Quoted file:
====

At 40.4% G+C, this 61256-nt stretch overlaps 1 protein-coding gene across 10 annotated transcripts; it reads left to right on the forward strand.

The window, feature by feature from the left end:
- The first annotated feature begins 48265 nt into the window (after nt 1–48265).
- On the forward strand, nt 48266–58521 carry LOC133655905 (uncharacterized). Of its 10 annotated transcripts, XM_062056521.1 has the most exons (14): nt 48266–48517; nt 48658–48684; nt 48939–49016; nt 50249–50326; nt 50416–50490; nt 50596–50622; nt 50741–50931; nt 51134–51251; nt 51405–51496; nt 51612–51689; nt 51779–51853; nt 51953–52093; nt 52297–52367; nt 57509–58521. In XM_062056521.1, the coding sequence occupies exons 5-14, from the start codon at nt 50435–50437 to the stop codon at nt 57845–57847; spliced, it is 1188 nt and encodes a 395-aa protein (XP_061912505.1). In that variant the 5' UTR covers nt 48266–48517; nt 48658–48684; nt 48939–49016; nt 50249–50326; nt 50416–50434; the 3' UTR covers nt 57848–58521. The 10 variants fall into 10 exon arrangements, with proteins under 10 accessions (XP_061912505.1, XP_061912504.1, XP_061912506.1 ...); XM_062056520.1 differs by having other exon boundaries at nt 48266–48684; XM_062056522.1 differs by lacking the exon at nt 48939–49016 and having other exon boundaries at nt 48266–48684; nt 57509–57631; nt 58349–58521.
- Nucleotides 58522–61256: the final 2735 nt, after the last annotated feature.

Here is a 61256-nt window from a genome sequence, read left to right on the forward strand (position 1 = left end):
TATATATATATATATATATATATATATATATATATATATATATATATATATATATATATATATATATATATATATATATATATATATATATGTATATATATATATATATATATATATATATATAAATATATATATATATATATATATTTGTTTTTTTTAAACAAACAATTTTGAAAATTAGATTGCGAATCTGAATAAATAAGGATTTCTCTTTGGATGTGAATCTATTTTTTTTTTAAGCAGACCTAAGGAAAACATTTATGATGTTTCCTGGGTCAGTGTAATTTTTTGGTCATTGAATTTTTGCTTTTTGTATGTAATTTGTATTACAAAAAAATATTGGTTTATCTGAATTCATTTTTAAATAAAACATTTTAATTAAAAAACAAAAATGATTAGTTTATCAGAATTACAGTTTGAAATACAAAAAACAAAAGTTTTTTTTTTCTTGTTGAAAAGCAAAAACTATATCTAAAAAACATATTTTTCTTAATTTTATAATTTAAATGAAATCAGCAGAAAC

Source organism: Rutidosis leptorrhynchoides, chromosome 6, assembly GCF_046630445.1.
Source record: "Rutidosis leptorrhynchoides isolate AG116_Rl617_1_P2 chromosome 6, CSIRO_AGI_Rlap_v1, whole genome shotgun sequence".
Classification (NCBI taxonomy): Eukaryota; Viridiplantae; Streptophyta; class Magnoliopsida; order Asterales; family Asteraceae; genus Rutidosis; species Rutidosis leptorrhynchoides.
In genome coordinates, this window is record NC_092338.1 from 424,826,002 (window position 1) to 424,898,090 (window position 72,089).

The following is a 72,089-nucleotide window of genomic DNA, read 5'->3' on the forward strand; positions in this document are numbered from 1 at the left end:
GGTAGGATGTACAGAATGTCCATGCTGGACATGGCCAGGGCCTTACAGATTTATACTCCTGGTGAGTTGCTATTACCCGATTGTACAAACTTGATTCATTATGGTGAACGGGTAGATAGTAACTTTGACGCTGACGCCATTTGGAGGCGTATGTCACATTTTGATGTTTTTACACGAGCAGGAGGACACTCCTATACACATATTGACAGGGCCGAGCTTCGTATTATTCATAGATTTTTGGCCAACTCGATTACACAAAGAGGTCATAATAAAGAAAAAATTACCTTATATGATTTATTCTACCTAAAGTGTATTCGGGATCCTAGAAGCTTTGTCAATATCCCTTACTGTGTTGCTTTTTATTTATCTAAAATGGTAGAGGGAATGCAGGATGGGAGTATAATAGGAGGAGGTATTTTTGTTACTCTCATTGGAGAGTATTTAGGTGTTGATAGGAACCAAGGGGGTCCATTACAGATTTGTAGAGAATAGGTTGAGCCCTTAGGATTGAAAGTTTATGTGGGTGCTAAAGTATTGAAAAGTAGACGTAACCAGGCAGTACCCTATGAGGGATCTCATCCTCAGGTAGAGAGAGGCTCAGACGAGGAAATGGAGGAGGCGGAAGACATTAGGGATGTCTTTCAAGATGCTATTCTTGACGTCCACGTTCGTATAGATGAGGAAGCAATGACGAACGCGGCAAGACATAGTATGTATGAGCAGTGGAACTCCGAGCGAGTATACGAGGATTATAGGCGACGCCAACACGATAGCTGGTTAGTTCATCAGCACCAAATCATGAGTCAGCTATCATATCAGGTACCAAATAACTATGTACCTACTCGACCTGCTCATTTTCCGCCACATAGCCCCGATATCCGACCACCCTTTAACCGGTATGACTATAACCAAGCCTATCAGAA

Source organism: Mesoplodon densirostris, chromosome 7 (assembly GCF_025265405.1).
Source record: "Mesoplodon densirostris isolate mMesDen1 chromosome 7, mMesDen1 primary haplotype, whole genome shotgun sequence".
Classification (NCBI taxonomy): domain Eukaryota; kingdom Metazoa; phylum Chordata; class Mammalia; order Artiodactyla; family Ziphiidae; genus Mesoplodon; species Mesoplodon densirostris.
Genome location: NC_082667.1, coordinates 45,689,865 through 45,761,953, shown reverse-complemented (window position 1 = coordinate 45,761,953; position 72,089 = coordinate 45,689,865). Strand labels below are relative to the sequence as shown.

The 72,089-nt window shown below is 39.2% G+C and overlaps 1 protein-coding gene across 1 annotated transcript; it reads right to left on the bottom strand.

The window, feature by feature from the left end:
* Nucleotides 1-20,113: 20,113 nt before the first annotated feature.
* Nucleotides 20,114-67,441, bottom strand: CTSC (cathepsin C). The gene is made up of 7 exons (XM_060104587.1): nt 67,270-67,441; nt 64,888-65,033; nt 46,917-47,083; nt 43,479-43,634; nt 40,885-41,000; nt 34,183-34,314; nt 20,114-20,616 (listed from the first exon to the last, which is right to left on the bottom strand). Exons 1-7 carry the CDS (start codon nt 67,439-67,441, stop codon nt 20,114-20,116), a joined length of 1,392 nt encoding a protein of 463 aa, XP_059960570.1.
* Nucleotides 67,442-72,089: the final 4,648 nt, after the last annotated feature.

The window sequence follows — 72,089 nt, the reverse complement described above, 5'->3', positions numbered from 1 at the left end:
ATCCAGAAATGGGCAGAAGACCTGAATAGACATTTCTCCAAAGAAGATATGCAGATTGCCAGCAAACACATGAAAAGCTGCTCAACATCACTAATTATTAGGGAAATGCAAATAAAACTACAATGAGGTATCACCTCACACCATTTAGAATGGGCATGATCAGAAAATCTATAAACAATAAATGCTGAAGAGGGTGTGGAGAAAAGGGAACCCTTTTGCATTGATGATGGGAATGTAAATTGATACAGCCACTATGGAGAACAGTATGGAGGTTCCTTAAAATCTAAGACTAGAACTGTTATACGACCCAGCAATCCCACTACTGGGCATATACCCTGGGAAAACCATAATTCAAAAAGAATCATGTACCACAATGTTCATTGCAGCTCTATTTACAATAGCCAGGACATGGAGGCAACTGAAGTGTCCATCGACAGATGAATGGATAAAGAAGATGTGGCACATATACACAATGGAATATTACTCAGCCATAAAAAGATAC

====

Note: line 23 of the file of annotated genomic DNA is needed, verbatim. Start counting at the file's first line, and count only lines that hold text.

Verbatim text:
The window sequence follows — 72,089 nt, the reverse complement described above, 5'->3', positions numbered from 1 at the left end: